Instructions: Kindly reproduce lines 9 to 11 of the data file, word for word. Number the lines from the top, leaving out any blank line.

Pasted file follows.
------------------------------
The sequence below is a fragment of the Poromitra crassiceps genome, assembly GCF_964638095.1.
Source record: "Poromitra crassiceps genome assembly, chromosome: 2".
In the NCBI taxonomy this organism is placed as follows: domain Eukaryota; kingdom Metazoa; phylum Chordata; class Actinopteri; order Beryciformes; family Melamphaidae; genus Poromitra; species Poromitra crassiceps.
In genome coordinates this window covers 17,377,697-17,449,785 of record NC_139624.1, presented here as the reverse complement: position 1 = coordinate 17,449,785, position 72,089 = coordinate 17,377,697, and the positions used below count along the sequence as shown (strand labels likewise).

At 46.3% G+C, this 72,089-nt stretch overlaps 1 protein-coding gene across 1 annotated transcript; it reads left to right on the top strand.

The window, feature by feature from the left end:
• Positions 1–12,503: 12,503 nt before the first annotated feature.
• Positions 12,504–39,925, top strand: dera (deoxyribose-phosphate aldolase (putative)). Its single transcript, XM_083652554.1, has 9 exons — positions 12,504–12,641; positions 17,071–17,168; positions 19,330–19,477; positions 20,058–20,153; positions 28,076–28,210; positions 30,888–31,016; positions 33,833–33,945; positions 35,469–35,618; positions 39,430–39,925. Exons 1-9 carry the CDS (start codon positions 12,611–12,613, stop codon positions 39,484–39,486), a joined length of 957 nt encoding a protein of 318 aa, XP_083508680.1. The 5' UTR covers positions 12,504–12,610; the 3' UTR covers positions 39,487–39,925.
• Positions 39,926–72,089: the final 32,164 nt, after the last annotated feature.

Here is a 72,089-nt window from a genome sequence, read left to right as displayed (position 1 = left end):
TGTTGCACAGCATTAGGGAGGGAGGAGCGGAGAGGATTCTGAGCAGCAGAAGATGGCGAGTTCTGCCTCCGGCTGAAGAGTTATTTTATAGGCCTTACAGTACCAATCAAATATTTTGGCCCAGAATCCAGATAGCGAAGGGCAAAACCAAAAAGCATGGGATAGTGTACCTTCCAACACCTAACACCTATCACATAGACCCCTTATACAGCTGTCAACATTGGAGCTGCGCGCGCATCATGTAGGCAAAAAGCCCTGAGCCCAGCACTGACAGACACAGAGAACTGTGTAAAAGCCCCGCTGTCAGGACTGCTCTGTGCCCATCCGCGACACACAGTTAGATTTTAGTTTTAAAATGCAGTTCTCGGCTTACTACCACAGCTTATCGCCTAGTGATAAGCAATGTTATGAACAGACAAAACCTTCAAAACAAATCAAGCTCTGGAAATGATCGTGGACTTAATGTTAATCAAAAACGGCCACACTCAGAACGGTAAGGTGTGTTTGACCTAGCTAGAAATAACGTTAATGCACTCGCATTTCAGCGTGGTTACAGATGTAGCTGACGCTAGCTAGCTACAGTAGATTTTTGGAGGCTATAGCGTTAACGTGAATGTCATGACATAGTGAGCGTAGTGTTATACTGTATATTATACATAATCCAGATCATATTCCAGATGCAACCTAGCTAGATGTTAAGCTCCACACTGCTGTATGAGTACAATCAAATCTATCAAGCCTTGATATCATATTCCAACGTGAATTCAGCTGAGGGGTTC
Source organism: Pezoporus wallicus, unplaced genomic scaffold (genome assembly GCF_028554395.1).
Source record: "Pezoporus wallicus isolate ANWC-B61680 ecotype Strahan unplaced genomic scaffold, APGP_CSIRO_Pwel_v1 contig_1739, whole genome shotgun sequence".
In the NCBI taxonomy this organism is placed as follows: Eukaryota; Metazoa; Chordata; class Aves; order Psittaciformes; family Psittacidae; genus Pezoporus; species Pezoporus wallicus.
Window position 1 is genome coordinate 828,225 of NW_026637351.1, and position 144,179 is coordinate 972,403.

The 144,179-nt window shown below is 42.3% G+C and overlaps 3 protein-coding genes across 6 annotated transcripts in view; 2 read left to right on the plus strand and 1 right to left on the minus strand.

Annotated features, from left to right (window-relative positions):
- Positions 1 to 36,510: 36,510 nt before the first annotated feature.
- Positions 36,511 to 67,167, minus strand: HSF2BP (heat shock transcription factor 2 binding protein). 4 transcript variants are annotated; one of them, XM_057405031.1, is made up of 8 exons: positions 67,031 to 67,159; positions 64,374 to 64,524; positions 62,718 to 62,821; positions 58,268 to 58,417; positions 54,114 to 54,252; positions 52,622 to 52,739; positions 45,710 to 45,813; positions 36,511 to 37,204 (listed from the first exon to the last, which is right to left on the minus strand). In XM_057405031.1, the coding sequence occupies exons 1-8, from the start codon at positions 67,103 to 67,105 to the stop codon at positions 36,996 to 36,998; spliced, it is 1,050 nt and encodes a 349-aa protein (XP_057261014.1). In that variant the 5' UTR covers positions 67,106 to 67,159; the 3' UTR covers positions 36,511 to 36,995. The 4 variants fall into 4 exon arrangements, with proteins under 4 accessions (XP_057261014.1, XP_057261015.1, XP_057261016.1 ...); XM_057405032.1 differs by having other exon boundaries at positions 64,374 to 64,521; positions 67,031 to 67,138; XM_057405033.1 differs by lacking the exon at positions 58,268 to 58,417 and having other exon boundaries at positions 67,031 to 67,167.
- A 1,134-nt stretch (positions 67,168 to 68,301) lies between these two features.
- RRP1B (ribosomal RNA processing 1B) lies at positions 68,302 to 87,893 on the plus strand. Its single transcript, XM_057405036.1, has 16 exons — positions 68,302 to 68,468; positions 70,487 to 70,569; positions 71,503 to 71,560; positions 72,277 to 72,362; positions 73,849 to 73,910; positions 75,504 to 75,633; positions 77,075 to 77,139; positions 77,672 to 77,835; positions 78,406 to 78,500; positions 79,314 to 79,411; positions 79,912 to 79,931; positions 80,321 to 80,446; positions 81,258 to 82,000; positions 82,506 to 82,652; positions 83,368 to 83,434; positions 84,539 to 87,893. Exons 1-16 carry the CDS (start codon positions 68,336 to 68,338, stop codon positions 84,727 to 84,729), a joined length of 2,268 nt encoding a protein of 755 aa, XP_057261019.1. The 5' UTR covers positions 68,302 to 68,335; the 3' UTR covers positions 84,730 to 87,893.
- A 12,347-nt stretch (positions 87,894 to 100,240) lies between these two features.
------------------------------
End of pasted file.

• Positions 39,926–72,089: the final 32,164 nt, after the last annotated feature.

Here is a 72,089-nt window from a genome sequence, read left to right as displayed (position 1 = left end):
TGTTGCACAGCATTAGGGAGGGAGGAGCGGAGAGGATTCTGAGCAGCAGAAGATGGCGAGTTCTGCCTCCGGCTGAAGAGTTATTTTATAGGCCTTACAGTACCAATCAAATATTTTGGCCCAGAATCCAGATAGCGAAGGGCAAAACCAAAAAGCATGGGATAGTGTACCTTCCAACACCTAACACCTATCACATAGACCCCTTATACAGCTGTCAACATTGGAGCTGCGCGCGCATCATGTAGGCAAAAAGCCCTGAGCCCAGCACTGACAGACACAGAGAACTGTGTAAAAGCCCCGCTGTCAGGACTGCTCTGTGCCCATCCGCGACACACAGTTAGATTTTAGTTTTAAAATGCAGTTCTCGGCTTACTACCACAGCTTATCGCCTAGTGATAAGCAATGTTATGAACAGACAAAACCTTCAAAACAAATCAAGCTCTGGAAATGATCGTGGACTTAATGTTAATCAAAAACGGCCACACTCAGAACGGTAAGGTGTGTTTGACCTAGCTAGAAATAACGTTAATGCACTCGCATTTCAGCGTGGTTACAGATGTAGCTGACGCTAGCTAGCTACAGTAGATTTTTGGAGGCTATAGCGTTAACGTGAATGTCATGACATAGTGAGCGTAGTGTTATACTGTATATTATACATAATCCAGATCATATTCCAGATGCAACCTAGCTAGATGTTAAGCTCCACACTGCTGTATGAGTACAATCAAATCTATCAAGCCTTGATATCATATTCCAACGTGAATTCAGCTGAGGGGTTC